The role of the reaction center is to quickly remove the high energy electron from P680 and transfer it to another molecule, where the electron will be more stable. This molecule is called the primary electron acceptor.
The transfer of the electron from P680 to the primary electron acceptor is remarkably fast. It occurs in less than a few picoseconds! (One picosecond equals one-trillionth of a second, also noted as 10-12 s.)
Because this occurs so quickly, the excited electron does not have much time to release its energy in the form of heat or light.
After the primary electron acceptor has received this high energy electron, the light energy has been captured and can be used to perform cellular work.
As discussed earlier, the work it performs is to synthesize the energy intermediates ATP and NADPH.
The Splitting of Water
• Chloroplasts split water into
– Hydrogen and oxygen, incorporating the electrons of hydrogen into sugar molecules
• The light reactions produce three chemical products: ATP, NADPH, and O2.
• ATP and NADPH are energy intermediates that provide the needed energy and electrons to drive the Calvin cycle.
• Like NADH, NADPH (nicotinamide adenine dinucleotide phosphate) is an electron carrier that can accept two electrons. Its structure differs from NADH by the presence of an additional phosphate group.
• As we have just seen, the Calvin cycle begins by using carbon from an inorganic source, that is, CO2, and ends with organic molecules that will be used by the plant to make other compounds.
• You may be wondering why CO2 molecules cannot be directly linked to form these larger molecules.
• The answer lies in the number of electrons that orbit carbon atoms.
• In CO2, the carbon atom is considered electron poor.
• Oxygen is a very electronegative atom that monopolizes the electrons it shares with other atoms.
• In a covalent bond between carbon and oxygen, the shared electrons are closer to the oxygen atom.
• By comparison, in an organic molecule, the carbon atom is electron rich.
• During the Calvin cycle, ATP provides energy and NADPH donates high-energy electrons, so the carbon originally in CO2 has been reduced.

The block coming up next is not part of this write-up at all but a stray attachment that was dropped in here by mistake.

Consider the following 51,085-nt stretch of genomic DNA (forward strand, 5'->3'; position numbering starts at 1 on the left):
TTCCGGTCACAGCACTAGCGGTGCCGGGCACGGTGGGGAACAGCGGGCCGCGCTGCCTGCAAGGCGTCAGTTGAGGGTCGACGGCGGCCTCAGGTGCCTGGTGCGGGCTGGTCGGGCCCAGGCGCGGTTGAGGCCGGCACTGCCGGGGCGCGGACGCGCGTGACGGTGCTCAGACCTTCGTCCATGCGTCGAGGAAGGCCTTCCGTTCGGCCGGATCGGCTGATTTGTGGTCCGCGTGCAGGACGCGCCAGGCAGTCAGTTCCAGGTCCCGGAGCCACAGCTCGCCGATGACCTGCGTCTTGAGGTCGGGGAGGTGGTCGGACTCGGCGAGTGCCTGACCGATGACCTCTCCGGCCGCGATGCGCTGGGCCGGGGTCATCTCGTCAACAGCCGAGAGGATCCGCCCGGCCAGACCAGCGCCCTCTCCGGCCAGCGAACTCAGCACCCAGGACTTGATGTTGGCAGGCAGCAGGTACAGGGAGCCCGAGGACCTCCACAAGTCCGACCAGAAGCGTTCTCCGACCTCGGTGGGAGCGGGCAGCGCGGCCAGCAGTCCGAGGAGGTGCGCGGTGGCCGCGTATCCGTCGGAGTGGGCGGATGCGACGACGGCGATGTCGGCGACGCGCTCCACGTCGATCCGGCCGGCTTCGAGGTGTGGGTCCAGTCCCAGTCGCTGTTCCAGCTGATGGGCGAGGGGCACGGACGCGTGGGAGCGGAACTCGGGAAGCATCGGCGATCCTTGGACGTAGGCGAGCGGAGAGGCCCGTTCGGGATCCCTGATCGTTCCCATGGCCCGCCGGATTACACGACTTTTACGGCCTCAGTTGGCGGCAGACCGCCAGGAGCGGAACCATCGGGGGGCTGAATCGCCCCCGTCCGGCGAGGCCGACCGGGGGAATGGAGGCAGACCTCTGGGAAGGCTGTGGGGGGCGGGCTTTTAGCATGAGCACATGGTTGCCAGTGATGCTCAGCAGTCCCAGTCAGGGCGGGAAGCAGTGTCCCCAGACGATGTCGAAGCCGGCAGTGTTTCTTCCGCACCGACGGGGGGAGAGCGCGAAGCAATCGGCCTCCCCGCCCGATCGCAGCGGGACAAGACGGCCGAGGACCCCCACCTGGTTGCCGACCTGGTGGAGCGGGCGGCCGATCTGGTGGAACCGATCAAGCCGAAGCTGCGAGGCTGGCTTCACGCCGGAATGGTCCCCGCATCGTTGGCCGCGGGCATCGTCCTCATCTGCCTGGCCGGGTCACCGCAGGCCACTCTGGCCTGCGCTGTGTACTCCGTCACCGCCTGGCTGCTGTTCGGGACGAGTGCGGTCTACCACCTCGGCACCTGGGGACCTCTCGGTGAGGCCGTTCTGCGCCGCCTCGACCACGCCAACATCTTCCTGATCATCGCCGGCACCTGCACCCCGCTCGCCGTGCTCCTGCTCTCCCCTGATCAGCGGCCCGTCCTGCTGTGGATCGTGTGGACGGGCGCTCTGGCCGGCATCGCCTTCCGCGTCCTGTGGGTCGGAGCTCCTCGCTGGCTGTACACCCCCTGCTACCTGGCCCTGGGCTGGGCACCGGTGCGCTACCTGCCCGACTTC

• The Calvin cycle combines less electronegative atoms with carbon atoms so that C—H and C—C bonds are formed.
• This allows the eventual synthesis of larger organic molecules including glucose, amino acids, and so on.
• In addition, the covalent bonds within these molecules are capable of storing large amounts of energy.
The Calvin cycle proceeds in three stages: carboxylation, reduction, and regeneration
• The Calvin cycle
Carbon mobilization in vascular plants
We learned that rubisco functions as a carboxylase because it adds a CO2 molecule to RuBP, an organic molecule, to create two molecules of 3 phosphoglycerate (3PG).
RuBP +CO2 → 2 3PG
For most species of plants, the incorporation of CO2 into RuBP is the only way for carbon fixation to occur. Because 3PG is a three-carbon molecule, these plants are called C3 plants. Examples of C3 plants include wheat and oak trees.
About 90% of the plant species on Earth are C3 plants. Researchers have discovered that the active site of rubisco can also function as an oxygenase, although its affinity for CO2 is over 10-fold better than that for O2. Even so, when O2 levels are high and CO2 levels are low, rubisco adds an O2 molecule
to RuBP. This creates only one molecule of 3-phosphoglycerate and a two-carbon molecule called phosphoglycolate. The phosphoglycolate is then dephosphorylated to glycolate and released from the chloroplast.
In a series of several steps, the two-carbon glycolate is eventually oxidized in other organelles to produce an organic molecule plus a molecule of CO2.
RuBP O2 → 3-phosphoglycerate
Phosphoglycolate → Glycolate + An organic molecule CO2
This process, called photorespiration, uses O2 and liberates CO2.
Photorespiration is considered wasteful because it reverses the effects of photosynthesis.
This reduces the ability of a plant to make carbohydrates and thereby limits plant growth.
Photorespiration is more likely to occur when plants are exposed to a hot and dry environment.
Under these conditions,the stomata of the leaves close, inhibiting the uptake of CO2 from the air and trapping the O2 that is produced by photosynthesis.
When the level of CO2 is low and O2 is high, photorespiration is favored.
When rubisco first evolved some 3 billion years ago, the atmospheric oxygen level was low, so photorespiration would not have been a problem.
Another view is that photorespiration may have a protective advantage. On hot and dry days when the stomata are closed, CO2 levels within the leaves will fall, and O2 levels will rise. Under these conditions, highly toxic oxygen-containing molecules such as free radicals may be produced that could damage the plant. ??????
. Many plants that evolved in arid or hot environments display an adaptation known as C4 photosynthesis, which improves productivity by aiding CO2 absorption. An amazing 30,000 plant species utilize C4 photosynthesis, which is thought to have evolved on about 70 separate occasions. In addition, 7,500 other plant species possess a variation of C4 photosynthesis known as CAM (crassulacean acid metabolism; see Chapter 8). However, many other plants that grow in hot environments lack C4 photosynthesis. Rice, a staple crop for much of the world’s population, is a prominent example. Agricultural scientists envision using genetic engineering techniques to endow rice with C4 photosynthesis with the goal of increasing this crop’s productivity.